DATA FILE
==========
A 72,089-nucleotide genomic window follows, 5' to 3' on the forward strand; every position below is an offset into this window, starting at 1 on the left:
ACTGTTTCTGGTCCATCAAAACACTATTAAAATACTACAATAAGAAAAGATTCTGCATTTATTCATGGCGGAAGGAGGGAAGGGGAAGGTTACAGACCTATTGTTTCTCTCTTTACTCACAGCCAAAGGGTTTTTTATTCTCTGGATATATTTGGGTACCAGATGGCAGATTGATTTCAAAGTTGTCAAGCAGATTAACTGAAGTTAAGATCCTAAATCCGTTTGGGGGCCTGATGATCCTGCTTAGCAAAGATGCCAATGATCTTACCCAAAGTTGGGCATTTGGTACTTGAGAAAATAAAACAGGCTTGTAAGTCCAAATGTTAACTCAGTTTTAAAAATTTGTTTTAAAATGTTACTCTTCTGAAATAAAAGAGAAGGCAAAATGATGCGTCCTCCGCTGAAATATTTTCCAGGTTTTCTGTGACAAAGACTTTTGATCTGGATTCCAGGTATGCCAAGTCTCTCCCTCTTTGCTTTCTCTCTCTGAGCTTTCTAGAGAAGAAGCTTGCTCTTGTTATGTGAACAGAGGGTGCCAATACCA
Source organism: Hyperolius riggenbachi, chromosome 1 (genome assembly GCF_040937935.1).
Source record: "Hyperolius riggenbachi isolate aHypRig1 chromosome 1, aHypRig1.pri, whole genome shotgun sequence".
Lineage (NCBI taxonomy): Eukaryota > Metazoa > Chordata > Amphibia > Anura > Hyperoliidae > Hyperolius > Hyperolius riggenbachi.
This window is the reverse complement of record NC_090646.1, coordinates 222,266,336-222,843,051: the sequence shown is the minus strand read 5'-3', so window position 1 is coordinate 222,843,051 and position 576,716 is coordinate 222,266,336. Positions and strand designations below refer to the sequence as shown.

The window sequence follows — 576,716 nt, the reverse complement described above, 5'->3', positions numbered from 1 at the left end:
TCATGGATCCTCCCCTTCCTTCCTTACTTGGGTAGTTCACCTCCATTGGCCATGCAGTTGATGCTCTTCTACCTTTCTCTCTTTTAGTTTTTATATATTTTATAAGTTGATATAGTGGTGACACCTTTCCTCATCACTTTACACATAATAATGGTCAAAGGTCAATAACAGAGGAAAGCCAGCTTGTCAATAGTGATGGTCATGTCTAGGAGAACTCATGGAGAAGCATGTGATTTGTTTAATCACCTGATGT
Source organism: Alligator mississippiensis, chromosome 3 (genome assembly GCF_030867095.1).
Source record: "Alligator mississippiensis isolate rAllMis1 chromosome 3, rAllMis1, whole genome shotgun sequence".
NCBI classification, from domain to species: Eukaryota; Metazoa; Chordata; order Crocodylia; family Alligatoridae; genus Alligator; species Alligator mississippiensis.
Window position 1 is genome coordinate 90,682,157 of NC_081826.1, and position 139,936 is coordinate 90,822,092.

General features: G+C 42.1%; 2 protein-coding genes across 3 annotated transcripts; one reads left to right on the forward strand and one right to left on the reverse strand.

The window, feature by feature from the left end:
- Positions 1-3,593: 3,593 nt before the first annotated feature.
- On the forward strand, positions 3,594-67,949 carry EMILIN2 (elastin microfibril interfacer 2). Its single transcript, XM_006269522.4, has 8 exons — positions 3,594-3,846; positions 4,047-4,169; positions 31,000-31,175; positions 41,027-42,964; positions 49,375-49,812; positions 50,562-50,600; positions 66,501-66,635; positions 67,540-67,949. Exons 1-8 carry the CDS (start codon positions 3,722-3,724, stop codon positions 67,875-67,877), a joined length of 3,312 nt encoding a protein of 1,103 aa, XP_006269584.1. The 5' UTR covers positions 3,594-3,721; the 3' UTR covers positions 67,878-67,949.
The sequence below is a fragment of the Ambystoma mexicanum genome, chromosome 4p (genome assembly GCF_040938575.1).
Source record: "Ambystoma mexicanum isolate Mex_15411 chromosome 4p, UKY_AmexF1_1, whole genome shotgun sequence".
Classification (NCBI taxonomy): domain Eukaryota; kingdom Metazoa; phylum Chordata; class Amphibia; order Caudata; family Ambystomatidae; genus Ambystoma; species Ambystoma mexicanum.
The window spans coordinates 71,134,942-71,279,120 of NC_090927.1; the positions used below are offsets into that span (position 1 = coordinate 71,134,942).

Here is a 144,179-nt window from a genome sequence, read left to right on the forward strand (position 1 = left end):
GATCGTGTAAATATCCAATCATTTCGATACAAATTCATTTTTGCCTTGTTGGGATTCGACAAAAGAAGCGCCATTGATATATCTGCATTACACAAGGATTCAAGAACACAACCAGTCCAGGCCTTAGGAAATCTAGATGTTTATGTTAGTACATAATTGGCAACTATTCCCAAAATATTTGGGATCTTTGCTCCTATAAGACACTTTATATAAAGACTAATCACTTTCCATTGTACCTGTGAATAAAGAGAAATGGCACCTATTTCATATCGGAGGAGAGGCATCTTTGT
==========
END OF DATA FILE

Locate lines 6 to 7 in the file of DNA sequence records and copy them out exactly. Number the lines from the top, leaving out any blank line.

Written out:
This window is the reverse complement of record NC_090646.1, coordinates 222,266,336-222,843,051: the sequence shown is the minus strand read 5'-3', so window position 1 is coordinate 222,843,051 and position 576,716 is coordinate 222,266,336. Positions and strand designations below refer to the sequence as shown.

The window sequence follows — 576,716 nt, the reverse complement described above, 5'->3', positions numbered from 1 at the left end: